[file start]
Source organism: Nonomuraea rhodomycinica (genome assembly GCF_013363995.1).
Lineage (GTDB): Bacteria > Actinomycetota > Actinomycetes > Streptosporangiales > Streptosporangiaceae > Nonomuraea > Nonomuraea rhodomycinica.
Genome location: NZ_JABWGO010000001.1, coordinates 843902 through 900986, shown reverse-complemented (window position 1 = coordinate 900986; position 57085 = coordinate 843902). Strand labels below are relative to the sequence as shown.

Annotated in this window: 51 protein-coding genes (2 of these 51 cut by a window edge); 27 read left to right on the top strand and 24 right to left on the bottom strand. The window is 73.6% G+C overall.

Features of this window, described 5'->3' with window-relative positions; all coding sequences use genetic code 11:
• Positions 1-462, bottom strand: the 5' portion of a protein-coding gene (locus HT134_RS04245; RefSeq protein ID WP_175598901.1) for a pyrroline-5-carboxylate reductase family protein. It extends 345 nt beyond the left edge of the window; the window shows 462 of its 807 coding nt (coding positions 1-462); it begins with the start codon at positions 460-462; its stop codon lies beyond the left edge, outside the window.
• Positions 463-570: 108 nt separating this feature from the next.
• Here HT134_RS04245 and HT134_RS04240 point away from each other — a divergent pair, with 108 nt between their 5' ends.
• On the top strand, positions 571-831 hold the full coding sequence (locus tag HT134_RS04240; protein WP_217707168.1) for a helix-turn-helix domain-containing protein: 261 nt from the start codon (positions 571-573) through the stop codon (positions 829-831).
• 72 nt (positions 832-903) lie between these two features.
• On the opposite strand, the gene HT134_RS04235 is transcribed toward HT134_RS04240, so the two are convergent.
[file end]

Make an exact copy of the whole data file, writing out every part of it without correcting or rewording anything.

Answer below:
Source organism: Nonomuraea rhodomycinica (genome assembly GCF_013363995.1).
Lineage (GTDB): Bacteria > Actinomycetota > Actinomycetes > Streptosporangiales > Streptosporangiaceae > Nonomuraea > Nonomuraea rhodomycinica.
Genome location: NZ_JABWGO010000001.1, coordinates 843902 through 900986, shown reverse-complemented (window position 1 = coordinate 900986; position 57085 = coordinate 843902). Strand labels below are relative to the sequence as shown.

Annotated in this window: 51 protein-coding genes (2 of these 51 cut by a window edge); 27 read left to right on the top strand and 24 right to left on the bottom strand. The window is 73.6% G+C overall.

Features of this window, described 5'->3' with window-relative positions; all coding sequences use genetic code 11:
• Positions 1-462, bottom strand: the 5' portion of a protein-coding gene (locus HT134_RS04245; RefSeq protein ID WP_175598901.1) for a pyrroline-5-carboxylate reductase family protein. It extends 345 nt beyond the left edge of the window; the window shows 462 of its 807 coding nt (coding positions 1-462); it begins with the start codon at positions 460-462; its stop codon lies beyond the left edge, outside the window.
• Positions 463-570: 108 nt separating this feature from the next.
• Here HT134_RS04245 and HT134_RS04240 point away from each other — a divergent pair, with 108 nt between their 5' ends.
• On the top strand, positions 571-831 hold the full coding sequence (locus tag HT134_RS04240; protein WP_217707168.1) for a helix-turn-helix domain-containing protein: 261 nt from the start codon (positions 571-573) through the stop codon (positions 829-831).
• 72 nt (positions 832-903) lie between these two features.
• On the opposite strand, the gene HT134_RS04235 is transcribed toward HT134_RS04240, so the two are convergent.